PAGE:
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Russia’s PM Earned $35M as Investor, Former Employer Says

Investment group UFG breaks silence on Mikhail Mishustin’s role with the firm.

Mikhail Mishustin was recently named Russia's prime minister in a surprise reshuffle. Yekaterina Shtukina / POOL/ TASS

Russia’s new prime minister earned more than $35 million from his two-year spell at Russian investment group UFG, his former colleagues have said, addressing questions which have been raised over how Mikhail Mishustin and his family came to obtain millions of dollars worth of assets.

Mishustin worked at UFG between 2008-2010, in between his roles as a civil servant at Russia’s economy ministry and head of Russia’s federal tax service.

“As a partner, [Mishustin] was included in the ownership structure, with a 25% share in funds which had already created, and he also became a founder in new funds with a 25% share,” Gerasimenko said in a letter outlining Mishustin’s connection to UFG published by the RBC news website.

As a partner, Mishustin was entitled to an equal split of UFG’s earnings — 2% of assets under management and another 20% of any annual returns which exceeded performance targets of 5-8%. When Mishustin joined UFG, the group already had $2 billion under management, Gerasimenko said.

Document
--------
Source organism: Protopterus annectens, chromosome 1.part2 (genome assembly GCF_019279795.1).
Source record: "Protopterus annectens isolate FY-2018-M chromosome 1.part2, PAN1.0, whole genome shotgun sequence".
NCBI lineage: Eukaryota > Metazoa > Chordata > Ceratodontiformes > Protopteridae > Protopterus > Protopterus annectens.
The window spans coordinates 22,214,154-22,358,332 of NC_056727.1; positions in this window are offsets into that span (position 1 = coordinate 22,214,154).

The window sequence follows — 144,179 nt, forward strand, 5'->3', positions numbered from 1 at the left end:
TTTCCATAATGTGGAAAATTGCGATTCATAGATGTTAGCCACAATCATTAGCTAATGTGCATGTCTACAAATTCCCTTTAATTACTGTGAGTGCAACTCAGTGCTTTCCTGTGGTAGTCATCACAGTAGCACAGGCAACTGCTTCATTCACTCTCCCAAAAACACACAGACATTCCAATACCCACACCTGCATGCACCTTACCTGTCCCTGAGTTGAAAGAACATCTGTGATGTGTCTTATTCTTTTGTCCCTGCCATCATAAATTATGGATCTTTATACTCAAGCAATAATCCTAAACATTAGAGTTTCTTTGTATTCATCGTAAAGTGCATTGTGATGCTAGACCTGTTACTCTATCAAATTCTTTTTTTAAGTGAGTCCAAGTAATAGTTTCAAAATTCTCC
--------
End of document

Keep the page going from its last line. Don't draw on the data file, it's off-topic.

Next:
UFG paid $33.5 million to a Mishustin family trust to buy back part of this stake between 2010-2015, the letter says. The final portion of Mishustin’s shares was sold last year for an undisclosed sum. In addition, Mushustin also took home a salary of $2.5 million in 2009.

Opposition leader Alexei Navalny previously calculated that Mishustin’s family held assets worth 2.8 billion rubles ($45 million), noting that Mishustin’s wife earned $12 million while he was at the tax service despite having no apparent business interests.

Gerasimenko said those earnings came from the UFG shares in the Mishustin family trust, which was held in his wife’s name between 2010-2013.

UFG have previously been silent on the prime minister’s role with the firm, with current employees refusing to talk publicly about Mishustin in the three weeks since his surprise appointment. Gerasimenko said she had received permission from the Mishustin family to disclose information about his earnings at UFG, given “the public importance of this issue.”

Critics say the disclosure still leaves unanswered questions about the property and assets owned by Mishustin’s family. “This fairy tale does not take into account that Mishustin’s estate appeared long before his short stint out of the civil service in business,” Navalny ally Leonid Volkov wrote on Twitter.

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